Guys and St Thomas NHS Foundation Trust provided adult community services to support people in staying healthy, to help them manage their long term conditions, acute care delivered in people’s homes to avoid hospital admission and following discharge from hospital to support them at home. Services were provided in clinics, outpatient departments and in people’s homes.
The service required improvement in the effective and well-led domains.
The trust infection prevention and control policy had not been followed in Dulwich community hospital and Bowley close rehabilitation service.
Shortage of experienced nursing and therapy staff left some teams overstretched. Record keeping was inconsistent. This meant that before they visited nursing staff did not always have a clear understanding of a patient’s health status when giving treatment. Staff did not always complete a personalised care plan.
In some community teams staff were out of date with their mandatory training.
There was a clear incident reporting system in place and learning was shared between teams. Community nursing staff had access to specialised equipment to meet patients’ needs when required. The service used effective hand hygiene procedures.
Staff gained consent for treatment and involved patients and relatives in decisions. However, healthcare staff tended to refer to other agencies when mental capacity assessments were required. There was a lack of understanding of who the decision maker was and how this information should be recorded.
Staff experienced some difficulties accessing information because the electronic record keeping system was slow and not always available due to connectivity problems. Different health teams had access to different patient record systems, which complicated the process of obtaining up to date information about patients. The Health Inclusion Team did not use the RIO system. They used the EMIS IT system. The Enhanced Rapid Response team, the Supported Discharge Team and the @home team all used RIO and could see the district nursing records.
We found some examples of effective services and improved patient outcomes due to evidence based practice and commitment of staff to promote patient’s independence. Staff used evidence based care informed by NICE guidelines. Teams worked together in a coordinated way and made appropriate referrals to specialised services. The service participated in audits and developed action plans to improve.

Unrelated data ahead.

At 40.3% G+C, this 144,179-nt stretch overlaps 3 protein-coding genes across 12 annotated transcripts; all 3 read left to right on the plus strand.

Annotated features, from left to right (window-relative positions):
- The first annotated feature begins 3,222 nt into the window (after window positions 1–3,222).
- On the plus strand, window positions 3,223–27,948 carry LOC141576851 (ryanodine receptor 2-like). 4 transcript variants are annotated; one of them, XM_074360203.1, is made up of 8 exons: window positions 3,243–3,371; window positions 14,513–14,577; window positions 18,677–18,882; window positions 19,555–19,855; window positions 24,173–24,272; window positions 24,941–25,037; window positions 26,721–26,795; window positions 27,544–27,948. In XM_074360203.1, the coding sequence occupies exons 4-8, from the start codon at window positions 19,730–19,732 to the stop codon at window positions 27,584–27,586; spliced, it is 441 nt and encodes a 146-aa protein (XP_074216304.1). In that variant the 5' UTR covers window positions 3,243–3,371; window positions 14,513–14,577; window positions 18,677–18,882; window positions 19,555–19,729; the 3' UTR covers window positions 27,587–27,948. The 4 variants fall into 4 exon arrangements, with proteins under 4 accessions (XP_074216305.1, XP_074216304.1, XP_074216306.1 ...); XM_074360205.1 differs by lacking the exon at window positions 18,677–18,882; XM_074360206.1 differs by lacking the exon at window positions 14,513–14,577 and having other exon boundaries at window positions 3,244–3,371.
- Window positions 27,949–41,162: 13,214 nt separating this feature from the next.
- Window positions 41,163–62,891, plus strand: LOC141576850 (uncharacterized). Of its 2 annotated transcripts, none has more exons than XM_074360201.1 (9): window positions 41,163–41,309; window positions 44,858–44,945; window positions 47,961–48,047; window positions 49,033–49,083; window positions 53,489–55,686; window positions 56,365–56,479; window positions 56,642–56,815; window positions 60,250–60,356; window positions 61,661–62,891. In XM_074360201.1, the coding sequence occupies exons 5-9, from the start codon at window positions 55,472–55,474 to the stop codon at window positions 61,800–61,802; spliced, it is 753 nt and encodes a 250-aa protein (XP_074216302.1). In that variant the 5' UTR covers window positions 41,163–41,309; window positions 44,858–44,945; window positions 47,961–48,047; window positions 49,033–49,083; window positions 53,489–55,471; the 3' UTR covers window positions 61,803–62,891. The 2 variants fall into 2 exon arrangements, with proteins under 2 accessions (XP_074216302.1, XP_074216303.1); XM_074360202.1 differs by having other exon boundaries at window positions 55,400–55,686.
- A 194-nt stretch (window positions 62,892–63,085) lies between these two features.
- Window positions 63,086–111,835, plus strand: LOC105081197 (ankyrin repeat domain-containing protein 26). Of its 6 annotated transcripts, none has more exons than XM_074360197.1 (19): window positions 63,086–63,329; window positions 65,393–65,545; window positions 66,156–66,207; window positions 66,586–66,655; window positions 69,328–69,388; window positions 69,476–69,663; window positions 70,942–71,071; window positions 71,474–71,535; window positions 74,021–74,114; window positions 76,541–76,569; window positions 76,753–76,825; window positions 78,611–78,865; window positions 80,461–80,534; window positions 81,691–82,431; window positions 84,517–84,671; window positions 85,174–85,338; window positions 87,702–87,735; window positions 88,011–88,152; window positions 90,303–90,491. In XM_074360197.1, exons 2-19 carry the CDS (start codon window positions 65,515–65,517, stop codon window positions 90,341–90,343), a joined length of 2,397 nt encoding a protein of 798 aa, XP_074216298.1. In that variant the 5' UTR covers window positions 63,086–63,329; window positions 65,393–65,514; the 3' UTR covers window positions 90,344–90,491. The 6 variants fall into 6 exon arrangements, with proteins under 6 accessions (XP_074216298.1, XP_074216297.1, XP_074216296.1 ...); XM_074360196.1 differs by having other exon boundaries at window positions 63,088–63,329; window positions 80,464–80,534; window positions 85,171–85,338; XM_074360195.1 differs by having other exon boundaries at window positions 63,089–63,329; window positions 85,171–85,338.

There was good multi-disciplinary working with a strong focus within teams and clinics to reduce hospital admission and promote early discharge. Services were commissioned and designed with this purpose.
Patients received a caring service.
Staff were kind and respectful towards them. Staff treated patients with dignity, involved patients and their families in their care and supported them during times of crisis. Staff gave clear explanations for treatment and encouraged patients to reach their goals.
Patients and relatives expressed satisfaction with the service and we found a caring and compassionate approach from staff in the areas we visited. We saw examples of initiatives and ways of working across localities that were providing patients with good access to services and treatment.
Community health services for adults were responsive.
We saw there were examples of very responsive and accessible services such as rapid referral and quick assessment. These were provided by rapid response teams, the “@home” and “supported discharge” teams who worked closely together.
Improvements made by some teams had identified areas where easy access and increased support for example, provision of Foot health training in diabetes patients had significantly reduced the incidence of avoidable foot pressure ulcers.
Patient responses to trust surveys we saw told us they were very happy with the response of services where for example they had been seen immediately and their treatment commenced to prevent hospital admission.
Staff considered the needs of people who may have difficulty accessing services and adapted their care approach to show respect for cultural factors. There was evidence of learning from the complaints received from patients and families.
Many aspects of the service were well led but some aspects of risk management and public engagement needed to be improved.
Staff in adult community services told us they were well supported by local team leaders and managers. Staff across the trust had opportunities to review the quality of care and the way that teams worked. They told us they felt empowered to develop local solutions based on good practice.
There was a clear vision for the service and examples of innovation. Risk registers reflected the key areas of concern to frontline and management staff.